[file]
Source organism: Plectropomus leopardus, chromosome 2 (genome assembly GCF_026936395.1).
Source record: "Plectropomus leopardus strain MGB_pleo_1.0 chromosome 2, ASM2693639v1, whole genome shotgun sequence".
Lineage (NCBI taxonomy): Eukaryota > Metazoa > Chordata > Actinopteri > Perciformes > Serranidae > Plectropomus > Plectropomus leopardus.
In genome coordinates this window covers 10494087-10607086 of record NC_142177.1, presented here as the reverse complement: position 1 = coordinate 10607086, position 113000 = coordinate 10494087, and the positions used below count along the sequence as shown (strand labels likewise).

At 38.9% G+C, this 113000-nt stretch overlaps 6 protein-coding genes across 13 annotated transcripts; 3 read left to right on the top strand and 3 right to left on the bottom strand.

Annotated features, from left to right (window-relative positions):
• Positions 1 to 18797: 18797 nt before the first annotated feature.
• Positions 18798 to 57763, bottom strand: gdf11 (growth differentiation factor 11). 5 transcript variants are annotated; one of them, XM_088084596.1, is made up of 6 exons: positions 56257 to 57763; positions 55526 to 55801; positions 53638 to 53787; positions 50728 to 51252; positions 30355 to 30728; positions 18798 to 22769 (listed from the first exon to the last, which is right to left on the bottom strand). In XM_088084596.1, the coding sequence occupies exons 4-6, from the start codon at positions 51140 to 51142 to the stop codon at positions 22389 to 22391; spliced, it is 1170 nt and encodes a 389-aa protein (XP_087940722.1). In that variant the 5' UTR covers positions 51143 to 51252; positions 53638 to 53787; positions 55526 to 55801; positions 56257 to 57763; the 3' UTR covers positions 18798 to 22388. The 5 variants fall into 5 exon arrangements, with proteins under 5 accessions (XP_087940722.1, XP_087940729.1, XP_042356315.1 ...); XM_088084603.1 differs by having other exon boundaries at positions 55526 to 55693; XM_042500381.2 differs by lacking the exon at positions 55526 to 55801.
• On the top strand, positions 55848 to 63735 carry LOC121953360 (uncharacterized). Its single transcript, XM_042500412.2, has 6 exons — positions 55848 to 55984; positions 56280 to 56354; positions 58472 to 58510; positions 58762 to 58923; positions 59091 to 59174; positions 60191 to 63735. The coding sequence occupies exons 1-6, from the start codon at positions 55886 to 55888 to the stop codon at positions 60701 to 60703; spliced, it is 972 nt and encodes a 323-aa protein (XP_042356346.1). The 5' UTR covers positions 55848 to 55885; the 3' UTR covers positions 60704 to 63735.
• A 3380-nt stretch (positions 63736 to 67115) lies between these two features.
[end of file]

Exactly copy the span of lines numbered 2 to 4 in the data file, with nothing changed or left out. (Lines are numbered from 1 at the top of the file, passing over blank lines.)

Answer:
Source record: "Plectropomus leopardus strain MGB_pleo_1.0 chromosome 2, ASM2693639v1, whole genome shotgun sequence".
Lineage (NCBI taxonomy): Eukaryota > Metazoa > Chordata > Actinopteri > Perciformes > Serranidae > Plectropomus > Plectropomus leopardus.
In genome coordinates this window covers 10494087-10607086 of record NC_142177.1, presented here as the reverse complement: position 1 = coordinate 10607086, position 113000 = coordinate 10494087, and the positions used below count along the sequence as shown (strand labels likewise).